us. and we are both in love with him.
Ono of us has anv number of suit
ors, and the other hRS none. Should
the one who has so many encourage
his attentions?
The oldest Is twenty and the other
eighteen. The one who Is eighteen
has lots of lovers.
TWIN PANSIES.
w
ELL, Twrnnies. It seems to me
the young man is the one
to decide this position. Why
don't vou let him do the
choosing?
"Lots of lovers" how interesting. So
It Isn't this particular man that you
want, elder sister, it's Just a sweet
heart any sweetheart. Well. 1 don't
know as I blnme you. Why don't yon
run away from this young man as fast
as vou can every time he tries to be
nice" to you. Maybe he'd run after
you?
Srr.clous Dieting and exercise are
the oest methods of reducing weigut.
Eat sparingly but regularly. Omit
bread, potatoes, rice, sweets, and
starchv food in general. Eat lean
Miss Laurie vohtntcerc to adviso
young people on matters' cf the
heart. She cannot answer gen
eral questions. Questions per
taining to health should be ad
dressed to Dr. Hirshberg, Care
The Times Office; miscellan
eous questions to The Tidies
Question Box. Letters received
by Miss Laurie from "Spa
cious," "B. D. B.," and "Per
plexed" will be answered today
in the Question Box, but here
after no attention will be paid
to letters unless properly ad
dressed. ft A kkkkkk
tl.
limn
UV w ill cash in your old jewelry.
gold and silver or win allow
full "5
i .
Rvalue in exchange for new goods.
"" "nve a Ir .si wnowmj
, . . xou orl.lnal ...sif,,, for
I Wlnum Jewelry.
Adolph Kahn
935 rst.
;
Our Prices Are Lowest
FREEZING
SAL! AND
for FreeilniE S ani Flav
oring Etra ts of ..- factor
OuhIi v 1 Ifntv of ytock
Pon il ilfl verv Write er
f .ynPINf.i mi?i
llAVUKinUOl plle-1
hou- no i.'nsumtrs sup-
p O FAR1MSHAW & BRO
O. CiJnjrU VY OC DIU.,
Wholeler. 11th aad a . 9. a.
r Pf 1
vTVil i " 1 x I
Your !
Jewelry lf7l
- M-
and Happiness
'. kk
the next gathering:
CR. HIRSHBERQ
cancers, especially In the beginning,
when they give no pain, cause no an
noyance and are smaller than a pea or
B-B shot.
The. so-calleJ radium treatment of
cancer, even though used extensively bj
my wonderful teacher. Prof. Howard A.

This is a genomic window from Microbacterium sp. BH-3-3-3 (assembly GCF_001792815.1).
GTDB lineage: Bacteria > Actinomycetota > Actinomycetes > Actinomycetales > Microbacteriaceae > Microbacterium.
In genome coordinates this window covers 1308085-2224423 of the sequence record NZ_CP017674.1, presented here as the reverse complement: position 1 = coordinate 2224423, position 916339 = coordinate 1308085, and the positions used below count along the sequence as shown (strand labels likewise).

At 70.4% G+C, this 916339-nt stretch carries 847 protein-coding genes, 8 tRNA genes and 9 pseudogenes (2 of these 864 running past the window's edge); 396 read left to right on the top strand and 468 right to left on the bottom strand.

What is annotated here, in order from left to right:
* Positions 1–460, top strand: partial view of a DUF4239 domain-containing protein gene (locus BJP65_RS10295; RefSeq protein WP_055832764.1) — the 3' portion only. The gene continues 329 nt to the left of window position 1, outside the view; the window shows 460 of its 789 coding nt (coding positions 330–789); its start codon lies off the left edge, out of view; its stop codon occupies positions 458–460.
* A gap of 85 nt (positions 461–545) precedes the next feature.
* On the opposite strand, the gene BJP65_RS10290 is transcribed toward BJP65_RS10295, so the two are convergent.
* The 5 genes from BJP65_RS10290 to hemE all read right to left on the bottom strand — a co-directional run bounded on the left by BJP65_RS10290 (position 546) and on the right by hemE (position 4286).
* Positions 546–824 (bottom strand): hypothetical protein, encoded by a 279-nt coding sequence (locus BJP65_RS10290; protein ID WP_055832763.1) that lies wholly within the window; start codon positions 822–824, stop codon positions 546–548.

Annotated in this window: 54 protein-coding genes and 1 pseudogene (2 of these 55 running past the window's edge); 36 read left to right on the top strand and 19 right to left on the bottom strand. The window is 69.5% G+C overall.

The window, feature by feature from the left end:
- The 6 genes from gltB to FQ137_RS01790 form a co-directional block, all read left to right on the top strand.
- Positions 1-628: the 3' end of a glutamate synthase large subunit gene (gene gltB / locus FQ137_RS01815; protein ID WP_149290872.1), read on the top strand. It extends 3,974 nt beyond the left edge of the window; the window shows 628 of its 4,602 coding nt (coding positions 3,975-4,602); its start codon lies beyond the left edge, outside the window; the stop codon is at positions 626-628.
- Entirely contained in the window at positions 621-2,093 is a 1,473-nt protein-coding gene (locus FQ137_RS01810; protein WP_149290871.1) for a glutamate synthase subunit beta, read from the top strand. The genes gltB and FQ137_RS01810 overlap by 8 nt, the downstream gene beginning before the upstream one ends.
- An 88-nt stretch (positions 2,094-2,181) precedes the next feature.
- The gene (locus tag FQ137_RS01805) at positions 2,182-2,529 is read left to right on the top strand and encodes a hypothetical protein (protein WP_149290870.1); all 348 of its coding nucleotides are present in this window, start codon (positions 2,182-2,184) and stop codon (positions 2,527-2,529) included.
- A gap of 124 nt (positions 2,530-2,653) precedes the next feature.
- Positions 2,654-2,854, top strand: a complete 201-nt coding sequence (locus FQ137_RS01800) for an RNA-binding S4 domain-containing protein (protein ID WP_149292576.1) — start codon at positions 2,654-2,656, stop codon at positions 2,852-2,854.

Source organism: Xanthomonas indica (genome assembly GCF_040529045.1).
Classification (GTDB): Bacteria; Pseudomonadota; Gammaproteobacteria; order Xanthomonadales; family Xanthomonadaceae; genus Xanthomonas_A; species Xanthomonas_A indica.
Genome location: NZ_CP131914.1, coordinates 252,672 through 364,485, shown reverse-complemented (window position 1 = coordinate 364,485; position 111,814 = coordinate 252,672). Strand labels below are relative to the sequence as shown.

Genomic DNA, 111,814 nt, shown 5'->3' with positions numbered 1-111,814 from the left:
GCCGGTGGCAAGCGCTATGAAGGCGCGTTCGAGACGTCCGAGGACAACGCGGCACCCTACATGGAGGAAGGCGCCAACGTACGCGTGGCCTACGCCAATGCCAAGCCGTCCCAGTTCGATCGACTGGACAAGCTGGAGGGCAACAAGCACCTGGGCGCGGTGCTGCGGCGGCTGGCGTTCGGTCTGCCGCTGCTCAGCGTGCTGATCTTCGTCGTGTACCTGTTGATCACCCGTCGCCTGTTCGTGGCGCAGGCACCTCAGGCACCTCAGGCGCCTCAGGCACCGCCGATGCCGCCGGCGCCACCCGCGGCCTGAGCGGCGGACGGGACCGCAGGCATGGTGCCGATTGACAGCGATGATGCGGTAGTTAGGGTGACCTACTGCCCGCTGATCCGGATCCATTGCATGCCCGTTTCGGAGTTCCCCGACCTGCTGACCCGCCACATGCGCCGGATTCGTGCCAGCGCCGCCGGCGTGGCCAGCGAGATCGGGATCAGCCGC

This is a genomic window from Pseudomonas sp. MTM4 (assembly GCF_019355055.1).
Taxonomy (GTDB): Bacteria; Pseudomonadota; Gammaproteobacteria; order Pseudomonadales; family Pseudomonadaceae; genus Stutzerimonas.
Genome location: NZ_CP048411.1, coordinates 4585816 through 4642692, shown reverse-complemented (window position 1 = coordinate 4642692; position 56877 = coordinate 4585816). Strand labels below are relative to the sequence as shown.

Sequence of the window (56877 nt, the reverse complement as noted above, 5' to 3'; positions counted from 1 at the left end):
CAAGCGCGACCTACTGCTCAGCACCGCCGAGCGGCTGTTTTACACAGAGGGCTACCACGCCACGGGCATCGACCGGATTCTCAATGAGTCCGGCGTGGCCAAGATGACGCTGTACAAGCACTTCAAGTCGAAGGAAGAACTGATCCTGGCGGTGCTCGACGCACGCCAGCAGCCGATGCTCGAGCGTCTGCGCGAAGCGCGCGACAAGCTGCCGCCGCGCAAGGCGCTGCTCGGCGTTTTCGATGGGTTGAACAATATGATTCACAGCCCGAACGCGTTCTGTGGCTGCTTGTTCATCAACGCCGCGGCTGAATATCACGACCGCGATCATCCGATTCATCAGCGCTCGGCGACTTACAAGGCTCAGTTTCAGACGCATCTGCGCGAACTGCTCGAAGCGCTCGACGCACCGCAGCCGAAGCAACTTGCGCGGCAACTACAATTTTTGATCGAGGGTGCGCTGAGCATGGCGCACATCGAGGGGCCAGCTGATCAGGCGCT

Kelly, should be mistrusted for at least
a few more experimental years. Dr.
Kelly, himself, the most brilliant of sur
geons, only uses radium as an auxil
iary to his employment of the knife.
(Copyright. 1314. Newspaper Feature Service.)
Answers to Health
Questions
O. F. F. What wrlll cure Itching
plies?
A suppository made of alum, cala
mine, nutgall. and carbolated oil will
relieve this.
Mrs. G. L. I lose my voice for
couple of months at a time.
Crushed ice and a light diet. Iota of
ice water and more rest in the open
airy, with silence, will go far toward
restoring the tones.
Dr. Birahberg trill answer question
for readers of this paper on medical
dlulduaj cases. Where the subject u not,
, 0t general interest letters win be an
mwered versonallv. if a stamped" and ad
dressed envelope is inclosed. Address aU
ingutries to Dr. L. K. Birshberg car
this office.
GirL
to
LAURIE -tZ
meats, plenty of fruit, salads, and
green vegetables. Use zwelbach In
stead of bread and saccharine in
stead of sugar. Take plenty of reg
ular exercise. Dance and play ten
nis if possible, and. above all. walk
constantly and regularly.
B. D. B. There follows a reprint
of lhe stamp language:
Upside down on left corner I love
you.
Left corner crosswise My heart U
another's.
Straight up and down Good-by,
sw cetheart.
Upsldo down on right corner
Write no more.
In tcp of middle Yes.
In top of bottom Xo.
In right-hand corner at right an
gles Do you love me?
In left-hand curncr at right an
gles I hate you.
Top corner at right I wish your
friendship.
On line with surname Accept my
love.
Same upside down I am engaged
Same at right angles I long to
see you
(Copyrleht. 13H. Newspaper Ftattu-s SendcO
CXtAVW- S&s
AtVt...
Miss Laurie will welcome letters of
Inquiry on subjects of feminine Inter
est from young women readers of this
paper and will reply to them In thesa
columns. They should b addressed to
her. care this office.
Furniture
For Beauty
and Comfort
Just a look at our new f?ll
lines of furniture will give
you a longing to see some it 3
these wonderfully prem
pieces in your home.
Come in before the se
season i
3aJ o.i J
celling makes an inroa
the beauty of our present vii
pl.us. Wiiat you will vvanr tr.u
just as w ell be purchased n 'v
as later, or a: least o civ
make the selections no .
while the very prettiest cf the
patterns are here.
Your credit will enable ou
to bu at once, for v.e offer J
you an account with pa-
ments arranged as you may
wish them.
'PeterGroSan
. AND sons co: s
Our Credit Accommodation
Brings Horn Comfort.
817 to 823 Seventh Strse;